Vijay Iyer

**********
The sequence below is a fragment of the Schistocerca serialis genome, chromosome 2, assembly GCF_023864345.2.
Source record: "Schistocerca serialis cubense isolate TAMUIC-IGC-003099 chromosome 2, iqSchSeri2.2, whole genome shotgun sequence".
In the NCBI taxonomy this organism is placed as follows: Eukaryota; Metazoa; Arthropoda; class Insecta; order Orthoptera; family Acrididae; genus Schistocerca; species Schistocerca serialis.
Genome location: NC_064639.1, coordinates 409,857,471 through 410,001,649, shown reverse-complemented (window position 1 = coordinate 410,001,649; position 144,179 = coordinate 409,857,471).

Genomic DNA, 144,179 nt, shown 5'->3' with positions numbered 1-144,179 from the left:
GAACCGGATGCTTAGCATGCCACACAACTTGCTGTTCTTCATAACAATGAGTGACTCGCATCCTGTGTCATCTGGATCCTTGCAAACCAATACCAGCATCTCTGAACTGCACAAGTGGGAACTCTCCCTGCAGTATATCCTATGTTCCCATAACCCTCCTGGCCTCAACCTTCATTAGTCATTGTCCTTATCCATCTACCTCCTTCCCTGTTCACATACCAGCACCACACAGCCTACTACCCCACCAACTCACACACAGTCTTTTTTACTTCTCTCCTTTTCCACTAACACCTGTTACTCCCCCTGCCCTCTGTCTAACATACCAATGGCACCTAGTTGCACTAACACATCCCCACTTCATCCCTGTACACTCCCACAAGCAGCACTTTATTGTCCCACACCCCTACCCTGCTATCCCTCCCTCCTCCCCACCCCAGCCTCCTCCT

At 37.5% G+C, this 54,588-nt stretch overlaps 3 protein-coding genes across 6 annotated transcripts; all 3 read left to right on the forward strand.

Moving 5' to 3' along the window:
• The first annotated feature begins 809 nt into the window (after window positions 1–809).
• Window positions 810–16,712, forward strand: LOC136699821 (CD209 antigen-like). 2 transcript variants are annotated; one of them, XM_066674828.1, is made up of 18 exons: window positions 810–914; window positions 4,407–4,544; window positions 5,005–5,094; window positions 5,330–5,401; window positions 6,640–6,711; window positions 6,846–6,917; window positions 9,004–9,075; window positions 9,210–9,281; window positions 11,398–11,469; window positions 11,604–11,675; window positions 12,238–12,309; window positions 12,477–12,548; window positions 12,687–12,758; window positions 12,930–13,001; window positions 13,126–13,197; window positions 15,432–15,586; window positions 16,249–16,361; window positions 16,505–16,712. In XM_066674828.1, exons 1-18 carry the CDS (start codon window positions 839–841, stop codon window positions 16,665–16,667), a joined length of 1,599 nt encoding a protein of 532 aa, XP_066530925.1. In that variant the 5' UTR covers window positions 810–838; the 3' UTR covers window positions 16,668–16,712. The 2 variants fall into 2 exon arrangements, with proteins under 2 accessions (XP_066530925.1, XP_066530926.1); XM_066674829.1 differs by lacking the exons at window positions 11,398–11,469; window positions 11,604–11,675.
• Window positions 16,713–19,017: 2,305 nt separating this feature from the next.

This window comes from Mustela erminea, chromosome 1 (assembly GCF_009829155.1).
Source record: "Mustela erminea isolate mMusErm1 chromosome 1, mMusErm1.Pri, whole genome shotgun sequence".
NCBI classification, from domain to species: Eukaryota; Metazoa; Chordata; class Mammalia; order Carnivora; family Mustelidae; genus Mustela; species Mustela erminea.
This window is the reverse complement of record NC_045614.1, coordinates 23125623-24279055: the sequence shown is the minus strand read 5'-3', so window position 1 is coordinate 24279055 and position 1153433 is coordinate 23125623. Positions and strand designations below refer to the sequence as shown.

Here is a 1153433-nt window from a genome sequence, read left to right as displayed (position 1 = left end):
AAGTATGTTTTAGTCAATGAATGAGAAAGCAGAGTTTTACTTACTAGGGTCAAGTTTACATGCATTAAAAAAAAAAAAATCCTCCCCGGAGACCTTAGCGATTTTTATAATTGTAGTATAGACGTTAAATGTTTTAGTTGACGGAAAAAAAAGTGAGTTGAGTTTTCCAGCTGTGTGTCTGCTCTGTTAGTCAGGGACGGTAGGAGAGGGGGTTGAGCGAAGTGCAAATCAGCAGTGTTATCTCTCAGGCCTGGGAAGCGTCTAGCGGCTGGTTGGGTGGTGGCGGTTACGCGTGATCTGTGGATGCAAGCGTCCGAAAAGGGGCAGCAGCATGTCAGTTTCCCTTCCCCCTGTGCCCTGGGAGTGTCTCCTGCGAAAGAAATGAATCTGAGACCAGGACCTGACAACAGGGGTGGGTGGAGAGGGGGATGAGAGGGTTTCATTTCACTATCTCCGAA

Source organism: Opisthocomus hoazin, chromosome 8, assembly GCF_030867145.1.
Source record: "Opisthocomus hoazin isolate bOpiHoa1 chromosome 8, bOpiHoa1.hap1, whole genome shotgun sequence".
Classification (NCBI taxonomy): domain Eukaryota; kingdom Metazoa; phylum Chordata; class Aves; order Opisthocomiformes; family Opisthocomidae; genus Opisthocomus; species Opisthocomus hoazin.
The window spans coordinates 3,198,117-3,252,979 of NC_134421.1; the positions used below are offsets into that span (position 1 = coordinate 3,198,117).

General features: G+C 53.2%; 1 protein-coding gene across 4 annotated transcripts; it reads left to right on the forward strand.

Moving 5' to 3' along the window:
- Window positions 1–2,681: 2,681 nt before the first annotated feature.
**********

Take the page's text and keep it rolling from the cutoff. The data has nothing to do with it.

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Mutations is not only Vijay Iyer's debut album for ECM, but also the first recording he's issued since winning a MacArthur Foundation "genius" grant in the fall of 2013. As a recording, it is certainly among his most provocative. There are no traces of his Hindustani or Carnatic jazz explorations, his athletic post-bop or modal works, or even his explosive readings of modern pop. This is a showcase for Iyer the composer. Even the set opener, a solo piano reading of "Spellbound and Sacrosanct, Cowrie Shells and the Shimmering Sea," which appeared on Memorophilia--his 1995 debut--showcases its harmonic subtleties and formal construction over improvisation -- though it's certainly there. The album's title is actually a ten-part suite for piano, string quartet, and electronics originally composed and premiered in 2005; it has been evolving ever since. The srting quartet was specially assembled for this date. Iyer played violin for 15 years before devoting himself to the piano. He has not only played in string quartets, but has written for them and performed with them -- and larger classical ensembles -- as well. Mutations is an incremental piece based on his perception of "...evolution as a dynamic, noisy interaction between a species and innumerable, competing, fluctuating environmental factors...." Each of these sections undergoes a mutation, as notation-- with the interaction of the players--begin to shift and change with the introduction of an inconstancy or interruptive figure in a recurrent theme. Samples of the players are also introduced to alter themes and create altering textural and dynamic factors. The piano is one such element, and improvisation -- especially in "Mutations VII: Kernel" -- is another. The notation was simply handed out to be freely played with by the strings as they saw fit. Despite the possibility for chaos and obstructive dissonance, Mutations is aesthetically beautiful. throughout, articulated fragments and melodies interact in rhythmic and open frames, counterpoint, and harmony, even as they converse, gradually exchanging one flow of thought for another. In "Mutation III: Canon" the ghosts of Beethoven, Bartók, Stravinsky, Carter, Strayhorn, and Evans visit, though fluid spontaneity reigns overall. As the individual movements evolve, so does the overall structure of the work, arriving at "Mutations X: Time," the elastic of all philosophical and scientific constructs as the slippery undercurrent of rhythms suggest. "Vuln, Pt. 2" and "When We're Gone" are recent works for piano and electronics. The primary instrument engages in counterpoint and exchange with synthetic textures and rhythms. They stand out from the central work, but don't distract from its impact and feel more like extensions of it. Along with tis keen compositional attributes, Mutations rewards with well-considered, inspired performances. Whether fans of Iyer's jazz work will follow him here remains to be seen. That said, whether or not they do doesn't diminish the artist's considerable achievement.

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